Florida A&M takes place atop SWAC East standings with Orange Blossom Classic win
Rattlers defeat division rival Jackson State, avenging consecutive losses
In Florida A&M’s final Orange Blossom Classic, the Rattlers left Hard Rock Stadium in Miami Gardens, Florida, with their heads held high and control of the Southwestern Athletic Conference East standings for the first time since joining the conference in 2021.
“We knew coming into this game there was a lot at stake. We know the past two years the winner of this game has won the East,” said Florida A&M coach Willie Simmons. “[The SWAC East] was not decided today, but we still control our own destiny, and that’s something we always want to do.”
Florida A&M’s offense, which combined for nine points in the last two Orange Blossom Classic games, scored four unanswered touchdowns Sunday, including a 96-yard kickoff return by graduate student Marcus Riley that put the Rattlers ahead 11 seconds into the game.
“It was like a boxing match. You know, we took a heavy hit right there in the first round. It was [an] amazing return by that kid. He did what he was supposed to do, but we had to rebound from it,” said Jackson State coach T.C. Taylor. “I thought that kind of set the tone for their program. That football team got the energy going on that side, the momentum on that side. … And it just took us a while to get over.”
Riley, a native of Tallahassee, Florida, transferred from Bethune-Cookman to Florida A&M this season. The wide receiver had only one kick return attempt before taking the opening kick in the classic for a touchdown.
“Jackson State, them boys been running the SWAC for the last two seasons. Basically they’ve been the Alabama [of] HBCU [football], so we had to calm them down a little bit,” Riley said. “It meant a lot to come home and beat Jack State. It meant a lot to get the first win of the season against a conference team.”
Florida A&M’s win ended a four-game losing streak to Jackson State, according to Josh Padilla, director of athletic communications & digital strategy at FAMU. Rattlers quarterback Jeremy Moussa, a second-year starter, completed 12 of 22 passes for 150 yards and two touchdowns.
“It definitely meant a lot. You know, we talked about what our goals are this season, and it’s no secret we’re trying to get to the Celebration Bowl in Atlanta,” Moussa said. “These guys were the guys holding us back from that, so you know we’re really motivated to come out here, play hard football and play clean football. I thought we did a good job of getting on them early.”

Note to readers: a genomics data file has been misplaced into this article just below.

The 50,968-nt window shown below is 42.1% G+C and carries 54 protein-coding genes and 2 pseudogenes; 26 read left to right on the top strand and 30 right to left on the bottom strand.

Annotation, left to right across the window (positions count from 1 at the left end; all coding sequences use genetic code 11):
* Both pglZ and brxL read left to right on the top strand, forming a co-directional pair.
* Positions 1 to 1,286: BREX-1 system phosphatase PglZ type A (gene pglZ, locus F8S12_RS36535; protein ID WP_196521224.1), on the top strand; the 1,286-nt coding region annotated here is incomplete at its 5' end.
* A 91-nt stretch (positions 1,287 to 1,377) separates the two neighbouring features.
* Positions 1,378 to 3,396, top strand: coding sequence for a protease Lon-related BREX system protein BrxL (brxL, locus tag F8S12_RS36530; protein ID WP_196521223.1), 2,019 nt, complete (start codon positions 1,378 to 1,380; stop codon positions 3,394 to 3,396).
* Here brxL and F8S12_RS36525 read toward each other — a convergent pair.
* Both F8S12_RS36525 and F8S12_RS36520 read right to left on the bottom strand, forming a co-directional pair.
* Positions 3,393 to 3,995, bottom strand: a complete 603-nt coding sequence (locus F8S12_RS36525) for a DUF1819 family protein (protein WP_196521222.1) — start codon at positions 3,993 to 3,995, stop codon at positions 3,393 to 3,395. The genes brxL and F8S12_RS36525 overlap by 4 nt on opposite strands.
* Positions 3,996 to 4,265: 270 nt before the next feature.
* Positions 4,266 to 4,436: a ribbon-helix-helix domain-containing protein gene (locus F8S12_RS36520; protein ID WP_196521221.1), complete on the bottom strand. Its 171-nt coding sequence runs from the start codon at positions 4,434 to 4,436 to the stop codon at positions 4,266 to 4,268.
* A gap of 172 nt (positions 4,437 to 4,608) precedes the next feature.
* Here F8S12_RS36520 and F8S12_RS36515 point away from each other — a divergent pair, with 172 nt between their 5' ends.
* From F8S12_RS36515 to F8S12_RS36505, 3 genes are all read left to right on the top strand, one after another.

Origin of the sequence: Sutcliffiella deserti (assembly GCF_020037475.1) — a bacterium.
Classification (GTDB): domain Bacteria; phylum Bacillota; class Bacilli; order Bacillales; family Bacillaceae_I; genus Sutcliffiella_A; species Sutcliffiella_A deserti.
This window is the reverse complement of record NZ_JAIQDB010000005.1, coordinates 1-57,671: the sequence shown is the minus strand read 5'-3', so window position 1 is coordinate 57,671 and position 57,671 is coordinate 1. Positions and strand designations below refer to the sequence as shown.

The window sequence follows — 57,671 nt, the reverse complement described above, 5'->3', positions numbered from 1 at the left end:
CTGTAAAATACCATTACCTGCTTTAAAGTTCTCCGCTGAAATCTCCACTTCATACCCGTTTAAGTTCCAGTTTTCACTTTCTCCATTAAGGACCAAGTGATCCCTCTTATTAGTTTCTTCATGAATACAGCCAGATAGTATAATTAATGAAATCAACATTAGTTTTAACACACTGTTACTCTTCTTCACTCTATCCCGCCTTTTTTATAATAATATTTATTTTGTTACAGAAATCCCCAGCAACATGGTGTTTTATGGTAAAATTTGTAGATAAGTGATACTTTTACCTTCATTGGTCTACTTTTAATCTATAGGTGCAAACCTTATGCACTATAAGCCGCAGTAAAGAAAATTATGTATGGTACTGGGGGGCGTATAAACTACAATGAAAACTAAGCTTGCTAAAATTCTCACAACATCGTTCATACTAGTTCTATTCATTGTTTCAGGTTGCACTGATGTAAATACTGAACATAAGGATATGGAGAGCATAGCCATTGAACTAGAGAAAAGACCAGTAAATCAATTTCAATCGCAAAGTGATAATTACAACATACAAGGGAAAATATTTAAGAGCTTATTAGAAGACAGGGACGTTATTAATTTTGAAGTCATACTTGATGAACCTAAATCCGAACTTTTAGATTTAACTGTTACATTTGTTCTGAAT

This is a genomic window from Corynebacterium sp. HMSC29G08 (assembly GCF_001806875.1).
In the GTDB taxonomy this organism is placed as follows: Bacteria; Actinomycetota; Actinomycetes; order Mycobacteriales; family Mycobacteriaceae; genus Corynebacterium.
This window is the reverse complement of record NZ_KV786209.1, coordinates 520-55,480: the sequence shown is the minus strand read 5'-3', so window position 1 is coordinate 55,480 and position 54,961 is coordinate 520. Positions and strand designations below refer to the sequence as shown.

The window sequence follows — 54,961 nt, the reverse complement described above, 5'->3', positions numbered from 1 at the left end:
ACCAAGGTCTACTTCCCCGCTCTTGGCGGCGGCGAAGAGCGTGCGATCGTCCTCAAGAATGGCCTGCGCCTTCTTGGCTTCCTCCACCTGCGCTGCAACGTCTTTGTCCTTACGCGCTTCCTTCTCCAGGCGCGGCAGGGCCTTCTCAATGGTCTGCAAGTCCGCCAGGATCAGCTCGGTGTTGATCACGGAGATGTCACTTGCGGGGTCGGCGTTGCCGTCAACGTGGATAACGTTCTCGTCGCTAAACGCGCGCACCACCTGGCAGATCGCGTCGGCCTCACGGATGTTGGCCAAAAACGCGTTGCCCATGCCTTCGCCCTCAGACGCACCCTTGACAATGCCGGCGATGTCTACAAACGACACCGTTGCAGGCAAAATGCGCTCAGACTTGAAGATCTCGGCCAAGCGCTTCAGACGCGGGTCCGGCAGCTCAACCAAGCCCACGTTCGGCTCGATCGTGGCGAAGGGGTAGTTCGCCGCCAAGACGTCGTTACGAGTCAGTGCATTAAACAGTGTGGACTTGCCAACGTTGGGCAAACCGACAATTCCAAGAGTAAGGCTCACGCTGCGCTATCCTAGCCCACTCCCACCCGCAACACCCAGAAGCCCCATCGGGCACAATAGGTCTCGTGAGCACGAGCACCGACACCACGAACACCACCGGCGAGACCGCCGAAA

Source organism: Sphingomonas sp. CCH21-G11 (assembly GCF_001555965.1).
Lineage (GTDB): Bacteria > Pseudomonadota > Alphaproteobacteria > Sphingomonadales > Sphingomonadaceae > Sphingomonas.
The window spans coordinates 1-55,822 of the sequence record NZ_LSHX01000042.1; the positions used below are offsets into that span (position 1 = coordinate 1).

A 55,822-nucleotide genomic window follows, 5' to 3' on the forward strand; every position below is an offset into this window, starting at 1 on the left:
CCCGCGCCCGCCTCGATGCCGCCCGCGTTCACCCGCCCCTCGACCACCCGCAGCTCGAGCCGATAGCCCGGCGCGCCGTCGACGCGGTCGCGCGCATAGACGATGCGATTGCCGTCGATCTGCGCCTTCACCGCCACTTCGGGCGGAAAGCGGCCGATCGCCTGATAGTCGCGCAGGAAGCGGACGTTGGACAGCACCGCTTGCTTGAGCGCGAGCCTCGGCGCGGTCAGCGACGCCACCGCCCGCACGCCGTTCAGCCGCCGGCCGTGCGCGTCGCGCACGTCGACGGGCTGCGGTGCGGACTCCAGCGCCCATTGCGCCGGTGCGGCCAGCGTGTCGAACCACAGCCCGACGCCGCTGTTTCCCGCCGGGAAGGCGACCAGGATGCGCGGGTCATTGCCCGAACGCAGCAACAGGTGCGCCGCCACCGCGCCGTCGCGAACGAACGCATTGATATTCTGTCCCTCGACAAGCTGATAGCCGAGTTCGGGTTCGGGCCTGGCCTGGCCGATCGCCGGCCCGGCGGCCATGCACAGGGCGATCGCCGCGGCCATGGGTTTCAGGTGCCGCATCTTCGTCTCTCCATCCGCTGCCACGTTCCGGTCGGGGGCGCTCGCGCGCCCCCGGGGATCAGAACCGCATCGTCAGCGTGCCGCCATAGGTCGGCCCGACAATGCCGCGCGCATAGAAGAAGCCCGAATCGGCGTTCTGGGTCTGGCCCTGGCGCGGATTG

The Rattlers are satisfied with the win but know there’s a lot of room for improvement. They jumped out to a 28-0 lead in the first half before being shut out in the second half.
“It’s a Jedi mind trick trying to get these guys to really understand about just finishing right,” Simmons said. “I’m chasing the ghost of [former FAMU coach] Jake Gaither every day, and Jake coined the phrase ‘Kill a mosquito with an ax.’ Just having that type of killer mindset that you don’t take your foot off the gas no matter how much time is on the clock, and that’s something that this team has grown into.”
Moussa said the team still has more to prove.
“Coach talks about how talented of a team we are, and I feel like we won the game pretty handily and didn’t even play anywhere near our best game,” he said. “So, there’s a lot of improvement, and people are really gonna see how great of a team we can be.”
Florida A&M dominated the line of scrimmage on both sides of the ball. On offense the Rattlers ran for 207 rushing yards while holding the Tigers to just 72 rushing yards for the game. On the defensive side of the ball the Rattlers combined for four sacks and seven tackles for loss resulting in a loss of 26 yards.
Despite losing talented seniors Xavier Smith and Isaiah Land, who are now playing with the Los Angeles Rams and Indianapolis Colts, respectively, Simmons believes the team still has a strong sense of leadership that makes the difference this year.
“I think this year we have a better group of leadership,” Simmons said. “These guys are really committed to doing the things right, having the player-only meetings, really upholding the standard.
“That really speaks to the pulse of this football team, and I think that’s the biggest difference. Leadership has to be a group effort, and I think this group has the type of leadership that makes a championship football team.”